Finally, physical and mental tiredness is usually a factor in last-round games. While tiredness obviously affects the quality of your play, worrying about your tiredness multiplies the effect. The key is to - first of all - realize that your opponent also is tired. And second, you have to see your exhaustion as something to fight through like a trooper.

Later I had much more success in last-round games. Here is my last round game against GM Darmen Sadvakasov, which allowed me to win the King's Island Open:


  • 4 years ago



    Word rage is absolutely a thing...Linguists have documented it thoroughly. When people like you take umbridge at a particular manner of phrasing something which conveys a message in an intelligible way, it is referred to by linguists as word rage.  You can't will reality to conform with your pseudo-intellectual nitpicking.

    In any case, I had two points.  First: you knew exactly what was meant, so getting upset about it makes no sense.  Second: substituting issues for problems is trivial, and not an example of political correctness. I think I have a third now.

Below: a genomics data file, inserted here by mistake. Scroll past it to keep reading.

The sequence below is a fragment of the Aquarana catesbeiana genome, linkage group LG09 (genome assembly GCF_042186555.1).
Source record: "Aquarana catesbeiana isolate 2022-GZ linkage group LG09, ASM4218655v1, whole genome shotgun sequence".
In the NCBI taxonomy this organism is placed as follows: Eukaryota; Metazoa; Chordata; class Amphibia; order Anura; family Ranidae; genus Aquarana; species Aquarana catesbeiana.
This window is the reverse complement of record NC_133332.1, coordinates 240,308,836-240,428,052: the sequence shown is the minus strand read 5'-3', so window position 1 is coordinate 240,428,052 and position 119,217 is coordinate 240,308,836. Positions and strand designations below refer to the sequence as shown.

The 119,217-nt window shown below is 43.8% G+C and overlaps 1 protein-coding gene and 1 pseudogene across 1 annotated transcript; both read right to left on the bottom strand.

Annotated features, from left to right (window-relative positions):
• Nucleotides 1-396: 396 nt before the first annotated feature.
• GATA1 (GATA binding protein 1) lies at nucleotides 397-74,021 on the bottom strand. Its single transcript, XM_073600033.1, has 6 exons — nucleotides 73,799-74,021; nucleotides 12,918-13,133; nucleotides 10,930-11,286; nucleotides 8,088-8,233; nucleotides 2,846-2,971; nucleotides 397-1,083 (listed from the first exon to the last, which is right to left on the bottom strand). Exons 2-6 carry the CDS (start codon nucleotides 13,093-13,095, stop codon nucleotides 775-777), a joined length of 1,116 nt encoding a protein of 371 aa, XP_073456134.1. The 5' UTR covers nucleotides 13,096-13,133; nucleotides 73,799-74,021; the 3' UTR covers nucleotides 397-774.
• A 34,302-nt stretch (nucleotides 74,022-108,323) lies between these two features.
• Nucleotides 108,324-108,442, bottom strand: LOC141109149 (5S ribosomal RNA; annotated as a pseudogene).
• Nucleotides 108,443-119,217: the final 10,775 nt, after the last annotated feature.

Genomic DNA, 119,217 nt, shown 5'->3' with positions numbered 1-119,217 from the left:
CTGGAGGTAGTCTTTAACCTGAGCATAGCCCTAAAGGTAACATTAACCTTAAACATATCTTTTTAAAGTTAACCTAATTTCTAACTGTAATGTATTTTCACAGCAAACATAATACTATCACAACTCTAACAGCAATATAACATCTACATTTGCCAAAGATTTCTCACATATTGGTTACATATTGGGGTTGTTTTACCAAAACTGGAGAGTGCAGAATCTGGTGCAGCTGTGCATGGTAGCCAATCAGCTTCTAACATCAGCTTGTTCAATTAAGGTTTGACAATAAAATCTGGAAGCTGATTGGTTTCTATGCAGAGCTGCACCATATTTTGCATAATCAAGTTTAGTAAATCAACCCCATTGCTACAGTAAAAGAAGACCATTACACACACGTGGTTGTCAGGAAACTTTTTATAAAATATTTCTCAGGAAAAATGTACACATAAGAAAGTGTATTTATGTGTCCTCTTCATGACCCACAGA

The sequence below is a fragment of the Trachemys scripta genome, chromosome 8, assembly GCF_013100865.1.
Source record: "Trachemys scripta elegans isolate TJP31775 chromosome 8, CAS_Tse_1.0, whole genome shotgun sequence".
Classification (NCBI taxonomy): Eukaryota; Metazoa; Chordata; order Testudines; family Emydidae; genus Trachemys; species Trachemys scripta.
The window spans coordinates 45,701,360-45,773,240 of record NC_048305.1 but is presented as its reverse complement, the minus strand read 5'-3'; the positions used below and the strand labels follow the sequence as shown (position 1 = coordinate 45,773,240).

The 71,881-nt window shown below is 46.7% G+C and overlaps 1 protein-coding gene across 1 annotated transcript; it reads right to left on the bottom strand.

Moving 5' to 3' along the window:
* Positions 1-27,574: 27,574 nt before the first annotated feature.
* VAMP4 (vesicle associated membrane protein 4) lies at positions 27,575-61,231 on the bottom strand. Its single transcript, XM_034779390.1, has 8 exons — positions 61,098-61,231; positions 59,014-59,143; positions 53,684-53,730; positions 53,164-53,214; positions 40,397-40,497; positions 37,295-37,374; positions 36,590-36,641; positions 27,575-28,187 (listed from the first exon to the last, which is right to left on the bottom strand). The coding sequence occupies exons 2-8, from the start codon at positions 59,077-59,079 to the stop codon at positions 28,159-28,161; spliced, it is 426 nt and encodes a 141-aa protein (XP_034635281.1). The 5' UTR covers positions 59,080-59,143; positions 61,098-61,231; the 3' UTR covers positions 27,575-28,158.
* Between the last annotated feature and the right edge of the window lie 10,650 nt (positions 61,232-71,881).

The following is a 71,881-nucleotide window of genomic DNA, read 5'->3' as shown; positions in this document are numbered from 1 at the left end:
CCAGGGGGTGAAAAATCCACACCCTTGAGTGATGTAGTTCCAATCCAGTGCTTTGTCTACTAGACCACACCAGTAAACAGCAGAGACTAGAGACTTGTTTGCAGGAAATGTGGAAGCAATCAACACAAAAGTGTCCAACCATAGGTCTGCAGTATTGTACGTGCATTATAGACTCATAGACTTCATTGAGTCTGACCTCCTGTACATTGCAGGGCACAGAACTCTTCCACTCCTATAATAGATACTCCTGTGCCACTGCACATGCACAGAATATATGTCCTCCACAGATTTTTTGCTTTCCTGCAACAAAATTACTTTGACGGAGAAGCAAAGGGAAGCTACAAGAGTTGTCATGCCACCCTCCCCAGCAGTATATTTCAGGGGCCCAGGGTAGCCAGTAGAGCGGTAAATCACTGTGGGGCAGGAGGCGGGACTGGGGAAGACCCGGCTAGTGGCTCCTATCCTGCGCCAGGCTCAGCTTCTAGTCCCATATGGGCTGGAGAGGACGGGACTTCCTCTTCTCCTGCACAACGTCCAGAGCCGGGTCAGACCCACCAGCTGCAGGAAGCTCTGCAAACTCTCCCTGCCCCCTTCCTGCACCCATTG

I don't think you know what political correctness is.  You have asserted, without any argument in the proposition's favor, that political correctness is somehow erosive to our very culture.  This is a question worthy of debate, but I think defining your terms might be worth your while...because I don't think you know what you're talking about.  Political correctness is the substitution of benign language so as to avoid offending a broad audience.  The word "problem" is, in itself, as inoffensive a word as I can imagine.  The word "issue" seems to be its equal, rather than some amelioration of a stinging feeling you get when you hear "problems."

    To sum up: you are behaving irrationally for getting upset by the way someone words something when you get the message clearly.  You are more irrational yet for being upset over this particular substitution.  Moreover,you don't seem to know what you are talking about on any issue (word rage especially, but I suspect political correctness).  Finally, by way of advice, if you are going to troll people for what you perceive as an assault on the integrity of our language, you might spell/grammar check your own comments.

  • 4 years ago


    Belo Jogo

  • 4 years ago